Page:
The banking-and-finance sector has never been free from media coverage. The current times are no different. Whether it is the NPA concerns of public-sector banks or the liquidity crunch faced by NBFCs, the sector has been passing through a tumultuous phase. Amidst all this, however, quality stocks in the sector have continued to bring returns to the investor. Aditya Birla SL Banking & Financial Services Fund, which manages over Rs 1,600 crore, is a top-rated fund in its category. We speak to the fund managers of this fund to get an idea about how they pick stocks and what has made their fund virtually immune to the turmoil in the sector.
How do you pick banking stocks for your fund?
Running a bank is always an interplay between attracting low-cost deposits, a diversified loan book and strong risk management. Each of these constitutes a strong competitive moat and emanates from organisational culture, which is very difficult to build. Hence, our large allocations are to banks which have a strong deposit franchise, diversified loan books, and an ability to cross-sell and effectively manage the risks. Our smaller allocations are to play some specific themes - regional banks/small-finance banks or banks focused on SMEs or purely corporate banks.
What attracts you to an NBFC?
NBFCs are generally strong asset franchise. They may not enjoy the borrowing-cost advantage that banks can boast of but they can be nimble-footed and reach sections of population that are traditionally ignored/unbanked.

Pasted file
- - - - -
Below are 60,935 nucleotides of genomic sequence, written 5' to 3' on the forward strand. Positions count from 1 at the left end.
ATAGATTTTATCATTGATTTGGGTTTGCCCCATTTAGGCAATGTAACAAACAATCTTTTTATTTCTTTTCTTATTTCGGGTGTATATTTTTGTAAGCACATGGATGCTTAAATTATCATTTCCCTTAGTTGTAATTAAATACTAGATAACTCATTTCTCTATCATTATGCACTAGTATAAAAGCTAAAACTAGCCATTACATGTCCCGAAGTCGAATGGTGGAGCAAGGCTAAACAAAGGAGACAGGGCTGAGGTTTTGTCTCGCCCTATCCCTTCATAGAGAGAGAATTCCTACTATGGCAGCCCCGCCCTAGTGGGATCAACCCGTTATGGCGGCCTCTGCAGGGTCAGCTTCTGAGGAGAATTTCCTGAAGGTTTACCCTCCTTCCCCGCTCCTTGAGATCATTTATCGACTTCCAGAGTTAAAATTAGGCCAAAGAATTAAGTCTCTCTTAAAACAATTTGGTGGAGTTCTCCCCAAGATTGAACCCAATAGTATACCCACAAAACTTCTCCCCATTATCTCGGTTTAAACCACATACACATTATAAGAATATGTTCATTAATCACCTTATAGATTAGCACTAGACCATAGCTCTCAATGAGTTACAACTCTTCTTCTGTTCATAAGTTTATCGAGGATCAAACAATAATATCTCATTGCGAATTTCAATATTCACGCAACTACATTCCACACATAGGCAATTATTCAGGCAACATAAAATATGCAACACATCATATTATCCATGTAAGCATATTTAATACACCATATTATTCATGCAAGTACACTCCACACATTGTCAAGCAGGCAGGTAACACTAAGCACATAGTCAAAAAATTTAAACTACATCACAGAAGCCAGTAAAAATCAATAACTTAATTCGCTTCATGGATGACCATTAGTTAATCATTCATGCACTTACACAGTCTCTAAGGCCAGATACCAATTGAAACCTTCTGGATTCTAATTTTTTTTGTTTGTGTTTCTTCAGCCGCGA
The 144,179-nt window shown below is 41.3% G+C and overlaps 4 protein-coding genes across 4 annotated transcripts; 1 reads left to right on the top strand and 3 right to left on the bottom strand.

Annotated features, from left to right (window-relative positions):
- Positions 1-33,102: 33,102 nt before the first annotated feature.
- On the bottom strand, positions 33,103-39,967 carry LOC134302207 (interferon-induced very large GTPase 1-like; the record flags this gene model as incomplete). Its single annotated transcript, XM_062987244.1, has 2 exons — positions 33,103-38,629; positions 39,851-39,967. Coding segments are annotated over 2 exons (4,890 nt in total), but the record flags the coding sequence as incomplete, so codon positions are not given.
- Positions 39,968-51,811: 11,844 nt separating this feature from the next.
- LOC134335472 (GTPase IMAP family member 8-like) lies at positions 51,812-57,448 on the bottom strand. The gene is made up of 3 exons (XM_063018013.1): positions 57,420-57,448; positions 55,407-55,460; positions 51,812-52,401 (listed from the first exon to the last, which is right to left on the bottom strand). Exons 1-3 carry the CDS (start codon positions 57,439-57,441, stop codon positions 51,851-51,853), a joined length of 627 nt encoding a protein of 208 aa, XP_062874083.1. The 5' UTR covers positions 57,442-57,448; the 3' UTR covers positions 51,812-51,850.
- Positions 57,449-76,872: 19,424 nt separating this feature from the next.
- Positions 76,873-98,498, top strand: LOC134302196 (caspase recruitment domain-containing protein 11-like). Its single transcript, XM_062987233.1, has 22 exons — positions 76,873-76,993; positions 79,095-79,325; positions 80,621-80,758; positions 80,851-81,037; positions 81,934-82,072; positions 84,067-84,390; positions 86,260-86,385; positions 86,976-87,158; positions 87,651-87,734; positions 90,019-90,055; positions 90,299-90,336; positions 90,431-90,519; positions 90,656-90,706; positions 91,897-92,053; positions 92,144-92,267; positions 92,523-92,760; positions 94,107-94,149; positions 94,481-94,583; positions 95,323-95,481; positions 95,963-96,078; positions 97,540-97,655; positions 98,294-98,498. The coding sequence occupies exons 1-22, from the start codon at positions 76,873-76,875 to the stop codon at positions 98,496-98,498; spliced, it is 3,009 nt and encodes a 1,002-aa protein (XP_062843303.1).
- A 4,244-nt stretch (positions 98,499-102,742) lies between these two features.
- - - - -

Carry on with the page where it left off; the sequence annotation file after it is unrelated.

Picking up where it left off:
A dominant product category, an ability to appraise informal/self-employed customer segment, better ability to collect receivables, an ability to reach customers faster and in a better way than banks, low-cost product delivery the are key differentiators of NBFCs vis-a-vis banks.
Our first and foremost criterion in evaluating an NBFC is to understand the opportunity size of the niche segment that the company is operating in and how difficult it is for banks to disrupt the segment. Beyond that, we assign importance to credit underwriting processes, liability management and promoter background in that order. Identifying such NBFCs at an early stage can be very rewarding.
Some analysts believe that housing-finance companies (HFCs) don't have a long-term case because banks can also do what they are doing. How do you see this?
Housing finance is the largest segment within retail financing in India. Companies like HDFC, LIC Housing Finance, Gruh Finance have been in existence for over a few decades now and have delivered steady ROEs. Housing demand or opportunity size for this segment remains large and penetration levels will continue to rise in the years to come.
The housing-finance space, over the years, has attracted massive competition and has now left very thin margins for the companies in this business. The customer profile varies from formal salaried to informal salaried to self-employed. The collateral profile varies widely based on city, town, etc.
Banks have traditionally focused on the salaried segment in top cities. Hence, there is ample opportunity for HFCs but in other segments and micro markets. HFCs which are directly competing with banks may find it difficult to maintain margins. But HFCs focusing on small-ticket housing/semi-urban and rural segment of housing loans still have a good headroom for growth and can deliver sustainable and superior return ratios.
With the advent of discount brokers, full-service brokers are under stress. How do you see the broking industry five to 10 years from now?
Over the past seven years, top 10 brokers have consistently gained market share from the small-time brokers. Active clients as well as trading revenue has witnessed steady growth over the period. There is only one discount broker, called Zerodha, which has made to the top of the list. Other discount brokers are struggling.